We ‘live’ with our characters for a long time and they become ‘real’ to us. This enables us to write the story with ‘insider knowledge’ of our characters backstory, their emotional compass and their ultimate goal. This knowledge becomes paramount during the subsequent drafts and editing process, giving us a well-rounded character and a believable one for our readers. In truth, the initial draft is the testing ground for our characters, and revisions make them well rounded and ‘believable’.

Character profile

How do you create your characters?

Recognize these characters? Remember how irate poor Wile E Coyote would become with Road Runner? No matter what he did he never succeeded in catching his ‘dinner’. Beep, beep would ring out as yet another ACME kit damaged the coyote instead of the bird. It was truly a lesson in perseverance. No matter how many times the speedy bird escaped the coyote he would try, try, try again. I actually went past a road sign to Acme on my way to Canmore one time and wished I could have made a detour just for the fun of it.

wile-e-coyote-roadrunner

The art of creating such lovable and memorable characters is what every author strives for. We hope our creations will stay in our readers minds long after the last page has turned. Character profiles and back story play a large part in ensuring our characters are well rounded and believable. We delve into their personality type seeking out traits and habits to make them react to their crisis situations in an authentic way.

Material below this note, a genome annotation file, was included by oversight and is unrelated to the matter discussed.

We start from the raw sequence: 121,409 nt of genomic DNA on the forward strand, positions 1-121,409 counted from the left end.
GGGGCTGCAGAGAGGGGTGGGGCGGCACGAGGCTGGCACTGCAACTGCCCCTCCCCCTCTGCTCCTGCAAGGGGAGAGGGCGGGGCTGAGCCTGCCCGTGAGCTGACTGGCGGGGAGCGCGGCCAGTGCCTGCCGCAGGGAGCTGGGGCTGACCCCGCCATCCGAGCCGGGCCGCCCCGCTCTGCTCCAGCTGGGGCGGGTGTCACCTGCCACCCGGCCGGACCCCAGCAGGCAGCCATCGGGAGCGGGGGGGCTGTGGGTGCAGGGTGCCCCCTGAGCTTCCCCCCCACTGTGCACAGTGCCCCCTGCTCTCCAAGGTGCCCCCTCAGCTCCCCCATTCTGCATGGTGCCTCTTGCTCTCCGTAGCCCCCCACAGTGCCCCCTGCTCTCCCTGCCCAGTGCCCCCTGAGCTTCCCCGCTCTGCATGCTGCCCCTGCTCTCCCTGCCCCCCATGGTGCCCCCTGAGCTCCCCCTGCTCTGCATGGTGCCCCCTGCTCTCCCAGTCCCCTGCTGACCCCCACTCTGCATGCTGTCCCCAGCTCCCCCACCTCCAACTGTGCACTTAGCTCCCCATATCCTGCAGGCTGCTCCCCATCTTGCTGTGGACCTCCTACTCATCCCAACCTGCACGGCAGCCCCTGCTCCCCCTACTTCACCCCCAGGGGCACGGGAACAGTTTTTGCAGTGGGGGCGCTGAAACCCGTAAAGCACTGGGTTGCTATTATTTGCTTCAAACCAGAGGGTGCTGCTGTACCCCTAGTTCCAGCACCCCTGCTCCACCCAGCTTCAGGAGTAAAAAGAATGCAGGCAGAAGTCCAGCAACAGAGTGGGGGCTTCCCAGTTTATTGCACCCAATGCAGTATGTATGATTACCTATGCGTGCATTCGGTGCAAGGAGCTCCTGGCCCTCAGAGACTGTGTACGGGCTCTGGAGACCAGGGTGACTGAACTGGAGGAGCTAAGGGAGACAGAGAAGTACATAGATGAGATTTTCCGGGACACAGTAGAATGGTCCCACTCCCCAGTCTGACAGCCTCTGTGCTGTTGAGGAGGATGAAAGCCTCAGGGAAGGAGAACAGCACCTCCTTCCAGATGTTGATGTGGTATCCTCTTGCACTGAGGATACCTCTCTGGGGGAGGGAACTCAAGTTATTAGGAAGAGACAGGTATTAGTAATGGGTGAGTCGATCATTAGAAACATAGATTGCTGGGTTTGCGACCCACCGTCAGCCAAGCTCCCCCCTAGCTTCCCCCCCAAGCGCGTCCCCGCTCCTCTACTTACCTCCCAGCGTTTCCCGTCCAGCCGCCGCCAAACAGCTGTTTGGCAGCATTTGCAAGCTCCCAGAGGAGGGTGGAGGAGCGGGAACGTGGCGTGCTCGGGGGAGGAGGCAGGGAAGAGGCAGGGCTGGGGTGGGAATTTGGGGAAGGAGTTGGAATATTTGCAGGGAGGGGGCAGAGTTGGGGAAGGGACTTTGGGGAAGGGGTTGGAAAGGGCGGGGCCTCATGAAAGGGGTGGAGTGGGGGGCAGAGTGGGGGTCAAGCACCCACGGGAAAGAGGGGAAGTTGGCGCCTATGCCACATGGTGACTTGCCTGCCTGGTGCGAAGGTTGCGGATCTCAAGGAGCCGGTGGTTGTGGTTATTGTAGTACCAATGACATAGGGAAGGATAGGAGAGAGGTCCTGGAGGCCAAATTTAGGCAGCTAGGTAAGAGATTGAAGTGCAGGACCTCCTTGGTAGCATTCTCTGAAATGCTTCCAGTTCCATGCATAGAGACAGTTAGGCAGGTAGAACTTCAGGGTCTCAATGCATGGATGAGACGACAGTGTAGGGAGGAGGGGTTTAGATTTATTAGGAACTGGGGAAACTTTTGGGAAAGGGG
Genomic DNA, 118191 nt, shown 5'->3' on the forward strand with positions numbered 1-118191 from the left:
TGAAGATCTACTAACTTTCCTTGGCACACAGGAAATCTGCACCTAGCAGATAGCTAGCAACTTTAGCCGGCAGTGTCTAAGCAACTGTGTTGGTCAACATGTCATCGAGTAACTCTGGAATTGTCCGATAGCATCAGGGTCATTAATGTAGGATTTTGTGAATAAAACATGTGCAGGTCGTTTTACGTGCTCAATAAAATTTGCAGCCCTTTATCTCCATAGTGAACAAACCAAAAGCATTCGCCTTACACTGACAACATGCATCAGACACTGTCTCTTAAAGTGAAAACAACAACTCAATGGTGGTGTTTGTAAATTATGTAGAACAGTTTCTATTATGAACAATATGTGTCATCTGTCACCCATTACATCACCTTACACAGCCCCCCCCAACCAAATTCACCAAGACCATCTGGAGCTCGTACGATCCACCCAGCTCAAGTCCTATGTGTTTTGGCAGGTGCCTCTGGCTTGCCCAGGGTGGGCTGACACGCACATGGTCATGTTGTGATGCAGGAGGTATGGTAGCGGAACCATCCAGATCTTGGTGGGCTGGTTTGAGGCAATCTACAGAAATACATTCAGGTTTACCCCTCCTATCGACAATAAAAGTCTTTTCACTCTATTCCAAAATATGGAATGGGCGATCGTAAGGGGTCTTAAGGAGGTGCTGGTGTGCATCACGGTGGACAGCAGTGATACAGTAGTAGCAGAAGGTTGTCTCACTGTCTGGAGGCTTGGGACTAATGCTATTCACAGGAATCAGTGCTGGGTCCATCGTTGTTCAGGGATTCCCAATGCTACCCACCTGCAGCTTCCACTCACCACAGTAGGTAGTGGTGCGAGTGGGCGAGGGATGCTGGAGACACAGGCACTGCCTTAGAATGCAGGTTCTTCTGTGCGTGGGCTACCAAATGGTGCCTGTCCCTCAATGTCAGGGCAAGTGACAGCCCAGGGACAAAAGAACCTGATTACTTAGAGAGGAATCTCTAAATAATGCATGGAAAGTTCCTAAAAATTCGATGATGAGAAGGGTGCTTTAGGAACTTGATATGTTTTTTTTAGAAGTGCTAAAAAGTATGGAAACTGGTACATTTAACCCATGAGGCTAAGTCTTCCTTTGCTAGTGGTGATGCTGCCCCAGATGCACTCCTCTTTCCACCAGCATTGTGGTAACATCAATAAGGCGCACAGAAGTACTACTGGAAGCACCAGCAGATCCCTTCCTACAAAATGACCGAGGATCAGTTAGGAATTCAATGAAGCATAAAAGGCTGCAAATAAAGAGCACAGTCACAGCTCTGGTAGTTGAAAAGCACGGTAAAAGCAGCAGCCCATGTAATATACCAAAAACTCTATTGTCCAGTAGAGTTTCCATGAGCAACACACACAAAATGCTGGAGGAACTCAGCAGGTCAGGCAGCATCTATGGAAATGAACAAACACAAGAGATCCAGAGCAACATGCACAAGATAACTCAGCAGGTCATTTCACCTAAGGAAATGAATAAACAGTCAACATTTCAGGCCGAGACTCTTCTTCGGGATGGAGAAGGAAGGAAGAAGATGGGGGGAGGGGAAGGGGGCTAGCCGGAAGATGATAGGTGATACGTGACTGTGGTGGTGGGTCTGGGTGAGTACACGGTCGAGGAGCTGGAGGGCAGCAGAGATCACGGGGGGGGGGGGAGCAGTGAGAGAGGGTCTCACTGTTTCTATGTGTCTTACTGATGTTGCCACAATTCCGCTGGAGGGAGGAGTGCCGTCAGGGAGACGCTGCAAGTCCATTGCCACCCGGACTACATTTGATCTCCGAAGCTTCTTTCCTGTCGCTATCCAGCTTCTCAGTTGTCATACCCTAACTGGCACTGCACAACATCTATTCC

Do you make up scenarios for people you observe? Have any made it in to a manuscript?

 

Without characters our stories would have no real impact on our readers. We write to engage and intrigue them and hopefully make our protagonist the character our reader cares about. If your experience is anything like mine, there is usually one, or possibly two characters, that make their presence known in no uncertain terms. They want the starring role in our narrative. These characters are usually more defined in our minds and are ‘easier’ to relate to, whether because of a personality trait or that they are more fun to write. When creating the protagonist and antagonist in our stories, we give each opposing views and/or values. This is the basis of the conflict that carries our readers along their journey. Each character, whether major or minor, needs to have flaws and redeeming features, motivations, expectations, loyalties and deterrents.

With such a guideline our characters become clearer. A lot of the details will never reach the pages of our manuscript but knowing our characters well makes for a more believable personality as they struggle through the trials and tribulations, we subject them to. As most of you know I am a ‘free flow’ writer so everything is by the seat of my pants until the editing starts. This is where I find character flaws or great character traits that I can correct or build upon. My characters live with me during the writing process and usually lead me in directions I had never considered – I’m sure many of you can relate to that. As these personalities gain strength they become more ‘real’ and that is the moment their true selves appear.

When creating characters we must remember to ensure that each character acts and responds true to their given personality. Character profiles are a good way of ‘getting to know’ our characters. For example this sheet.

character